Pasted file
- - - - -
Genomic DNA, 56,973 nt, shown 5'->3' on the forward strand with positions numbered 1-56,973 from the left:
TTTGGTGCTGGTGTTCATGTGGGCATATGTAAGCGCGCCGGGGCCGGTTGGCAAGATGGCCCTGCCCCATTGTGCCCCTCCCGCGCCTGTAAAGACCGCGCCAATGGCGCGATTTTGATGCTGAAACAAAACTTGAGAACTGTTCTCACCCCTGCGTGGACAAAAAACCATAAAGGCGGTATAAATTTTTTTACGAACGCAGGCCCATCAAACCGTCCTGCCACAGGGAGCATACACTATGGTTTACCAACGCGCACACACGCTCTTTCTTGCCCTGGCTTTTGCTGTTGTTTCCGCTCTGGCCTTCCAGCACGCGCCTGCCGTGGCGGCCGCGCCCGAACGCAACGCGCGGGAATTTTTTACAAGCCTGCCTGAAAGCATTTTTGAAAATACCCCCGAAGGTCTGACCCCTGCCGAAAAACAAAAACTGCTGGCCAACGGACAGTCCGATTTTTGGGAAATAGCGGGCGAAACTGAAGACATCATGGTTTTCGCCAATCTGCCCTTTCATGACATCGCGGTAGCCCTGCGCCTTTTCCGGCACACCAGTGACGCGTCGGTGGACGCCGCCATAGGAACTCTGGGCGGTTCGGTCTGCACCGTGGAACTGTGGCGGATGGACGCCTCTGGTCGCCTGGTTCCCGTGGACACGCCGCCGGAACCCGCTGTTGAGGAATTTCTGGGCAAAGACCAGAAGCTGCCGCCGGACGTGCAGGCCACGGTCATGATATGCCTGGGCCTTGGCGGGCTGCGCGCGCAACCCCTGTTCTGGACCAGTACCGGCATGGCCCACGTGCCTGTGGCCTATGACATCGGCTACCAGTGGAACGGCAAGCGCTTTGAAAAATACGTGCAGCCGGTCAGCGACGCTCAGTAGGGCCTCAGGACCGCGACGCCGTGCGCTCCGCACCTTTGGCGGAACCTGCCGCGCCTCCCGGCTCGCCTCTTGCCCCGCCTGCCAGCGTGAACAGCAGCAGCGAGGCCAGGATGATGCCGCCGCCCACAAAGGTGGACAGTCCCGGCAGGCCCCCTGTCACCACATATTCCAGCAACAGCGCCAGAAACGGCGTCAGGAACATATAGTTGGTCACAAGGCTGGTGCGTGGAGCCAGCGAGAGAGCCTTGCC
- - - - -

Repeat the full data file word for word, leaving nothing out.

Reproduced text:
Genomic DNA, 56,973 nt, shown 5'->3' on the forward strand with positions numbered 1-56,973 from the left:
TTTGGTGCTGGTGTTCATGTGGGCATATGTAAGCGCGCCGGGGCCGGTTGGCAAGATGGCCCTGCCCCATTGTGCCCCTCCCGCGCCTGTAAAGACCGCGCCAATGGCGCGATTTTGATGCTGAAACAAAACTTGAGAACTGTTCTCACCCCTGCGTGGACAAAAAACCATAAAGGCGGTATAAATTTTTTTACGAACGCAGGCCCATCAAACCGTCCTGCCACAGGGAGCATACACTATGGTTTACCAACGCGCACACACGCTCTTTCTTGCCCTGGCTTTTGCTGTTGTTTCCGCTCTGGCCTTCCAGCACGCGCCTGCCGTGGCGGCCGCGCCCGAACGCAACGCGCGGGAATTTTTTACAAGCCTGCCTGAAAGCATTTTTGAAAATACCCCCGAAGGTCTGACCCCTGCCGAAAAACAAAAACTGCTGGCCAACGGACAGTCCGATTTTTGGGAAATAGCGGGCGAAACTGAAGACATCATGGTTTTCGCCAATCTGCCCTTTCATGACATCGCGGTAGCCCTGCGCCTTTTCCGGCACACCAGTGACGCGTCGGTGGACGCCGCCATAGGAACTCTGGGCGGTTCGGTCTGCACCGTGGAACTGTGGCGGATGGACGCCTCTGGTCGCCTGGTTCCCGTGGACACGCCGCCGGAACCCGCTGTTGAGGAATTTCTGGGCAAAGACCAGAAGCTGCCGCCGGACGTGCAGGCCACGGTCATGATATGCCTGGGCCTTGGCGGGCTGCGCGCGCAACCCCTGTTCTGGACCAGTACCGGCATGGCCCACGTGCCTGTGGCCTATGACATCGGCTACCAGTGGAACGGCAAGCGCTTTGAAAAATACGTGCAGCCGGTCAGCGACGCTCAGTAGGGCCTCAGGACCGCGACGCCGTGCGCTCCGCACCTTTGGCGGAACCTGCCGCGCCTCCCGGCTCGCCTCTTGCCCCGCCTGCCAGCGTGAACAGCAGCAGCGAGGCCAGGATGATGCCGCCGCCCACAAAGGTGGACAGTCCCGGCAGGCCCCCTGTCACCACATATTCCAGCAACAGCGCCAGAAACGGCGTCAGGAACATATAGTTGGTCACAAGGCTGGTGCGTGGAGCCAGCGAGAGAGCCTTGCC